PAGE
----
Q&A 1

Healthy Relationships in the Digital Age

Over the past 20 years, technological advances and social media have modified the way people interact with one another. Humans have only been carrying mobile phones for 40 years and using social media for 20, but it’s clear that these mediums have made a huge impact on the way relationships are formed, sustained, and finished. Text messages, Skype, Instagram, Facebook, and Tinder are just a few of the diverse media platforms people now use to communicate. The ability to be constantly connected can be a blessing, or a curse, for a number of reasons.

Many relationships begin and thrive because of advancements like the web and mobile devices. According to a study conducted at the University of Florida, around 35 percent of people who married between 2005 and 2012 began their relationship through an online source. This study included those who met through dating websites as well as social networking. It also showed that those who had met online had a slightly lower divorce rate than those who had met offline. Social media and other technological advances offer channels of communication for those in long distance relationships.

However, social media has also gained a negative reputation for Millennial romantic relationships. According to the study “CyberPsychology and Behavior” conducted at the Canadian University of Guelph, social media may be responsible for causing distrust and envy among those forming or involved in romantic relationships.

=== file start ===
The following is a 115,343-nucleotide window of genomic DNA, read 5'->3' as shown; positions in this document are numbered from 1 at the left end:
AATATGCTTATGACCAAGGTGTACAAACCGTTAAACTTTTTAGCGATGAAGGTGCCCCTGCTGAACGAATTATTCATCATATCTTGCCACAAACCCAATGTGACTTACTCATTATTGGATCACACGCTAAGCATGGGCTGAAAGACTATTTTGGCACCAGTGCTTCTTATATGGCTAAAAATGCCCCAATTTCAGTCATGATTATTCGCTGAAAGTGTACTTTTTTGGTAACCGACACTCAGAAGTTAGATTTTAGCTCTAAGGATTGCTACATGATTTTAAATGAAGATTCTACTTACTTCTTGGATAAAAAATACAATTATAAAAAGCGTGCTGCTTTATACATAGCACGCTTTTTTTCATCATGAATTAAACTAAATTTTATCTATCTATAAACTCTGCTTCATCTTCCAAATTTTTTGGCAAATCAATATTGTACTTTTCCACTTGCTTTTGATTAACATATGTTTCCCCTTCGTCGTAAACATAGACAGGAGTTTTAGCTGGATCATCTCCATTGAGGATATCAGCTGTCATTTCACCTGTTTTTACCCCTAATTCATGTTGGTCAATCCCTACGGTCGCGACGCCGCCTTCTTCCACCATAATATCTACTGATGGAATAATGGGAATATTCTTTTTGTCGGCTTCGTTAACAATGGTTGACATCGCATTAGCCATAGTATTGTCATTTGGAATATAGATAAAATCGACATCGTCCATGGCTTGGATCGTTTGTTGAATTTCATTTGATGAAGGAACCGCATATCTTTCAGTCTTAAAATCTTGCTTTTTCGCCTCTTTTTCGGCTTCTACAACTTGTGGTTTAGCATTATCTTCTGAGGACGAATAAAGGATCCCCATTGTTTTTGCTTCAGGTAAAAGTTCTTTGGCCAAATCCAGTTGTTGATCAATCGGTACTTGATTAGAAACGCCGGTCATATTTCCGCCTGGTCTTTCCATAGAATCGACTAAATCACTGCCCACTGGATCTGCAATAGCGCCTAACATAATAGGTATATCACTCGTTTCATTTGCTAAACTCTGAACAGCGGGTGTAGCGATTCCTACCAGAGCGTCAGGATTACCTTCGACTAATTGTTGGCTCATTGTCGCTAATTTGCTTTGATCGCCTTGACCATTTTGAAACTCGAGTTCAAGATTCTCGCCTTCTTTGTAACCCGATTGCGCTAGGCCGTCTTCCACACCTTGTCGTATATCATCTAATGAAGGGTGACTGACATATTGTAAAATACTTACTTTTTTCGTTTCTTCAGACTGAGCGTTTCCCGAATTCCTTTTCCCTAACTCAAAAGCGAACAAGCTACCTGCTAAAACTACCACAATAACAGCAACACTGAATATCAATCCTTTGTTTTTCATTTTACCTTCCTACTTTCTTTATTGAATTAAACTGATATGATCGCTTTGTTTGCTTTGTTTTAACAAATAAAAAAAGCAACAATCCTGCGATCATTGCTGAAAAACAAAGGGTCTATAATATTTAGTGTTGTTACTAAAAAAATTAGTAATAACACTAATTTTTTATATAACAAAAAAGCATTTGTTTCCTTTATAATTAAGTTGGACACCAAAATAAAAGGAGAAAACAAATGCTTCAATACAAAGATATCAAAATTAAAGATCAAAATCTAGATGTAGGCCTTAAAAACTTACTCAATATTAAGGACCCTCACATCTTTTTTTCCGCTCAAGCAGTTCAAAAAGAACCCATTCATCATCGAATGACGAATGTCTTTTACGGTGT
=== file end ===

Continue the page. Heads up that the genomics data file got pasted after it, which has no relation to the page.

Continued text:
Ball Bearings sat down with four individuals to discuss how technology has blurred the lines of what it means to be in a healthy relationship: author and licensed therapist Jay Alevizon, communications professor Mary Moore, Millennial college student Donnie Dinehart, and college graduate Naomi Davis.

Ball Bearings: How do you define a “healthy relationship”?
Alevizon: Let’s say it must be a rewarding relationship for both people. That reciprocally, they’re both stronger for having the relationship. Having the relationship makes both stronger and fun.
Moore: I think trust is really important, as well as openness and honesty. Different people look for different things in relationships and those things need to be made clear by both involved. As long as both parties feel safe and secure, I think it’s a healthy relationship.
Dinehart: Communication is big. You have to be able to talk about your problems with your partner instead of just dropping everything and running. Trust is the most important thing to keep in mind. I also think time away from your boyfriend or girlfriend can be good for you and your relationship.
Davis: I think a healthy relationship requires respect. I think it’s required not just toward each other, but also there needs to be a respect for yourself to make sure that the person you’re with isn’t treating you in an unhealthy way. A healthy relationship requires giving unconditional love, but I think you have to love yourself before you can love another person.

BB: How would you describe the modern young adult relationships in comparison to previous generations?
Alevizon: I don’t think human nature changes drastically. There’s a longer period of development in current culture. Who’s to say if it’s good or bad.
Moore: The medium that is used to communicate is what has changed the most. There is also clear evidence that this generation is invested in the “hookup culture,” but it doesn’t appear that this generation has as many sexual partners as they used to back in the ’80s. I think this is why the term “friends with benefits” has become so popular.
Dinehart: I don’t think people are in it for the long haul anymore. I think people just wanted to be affiliated with somebody. I’m sure previous generations interacted similarly to our generation, but I think you see a lot more divorces and breakups now.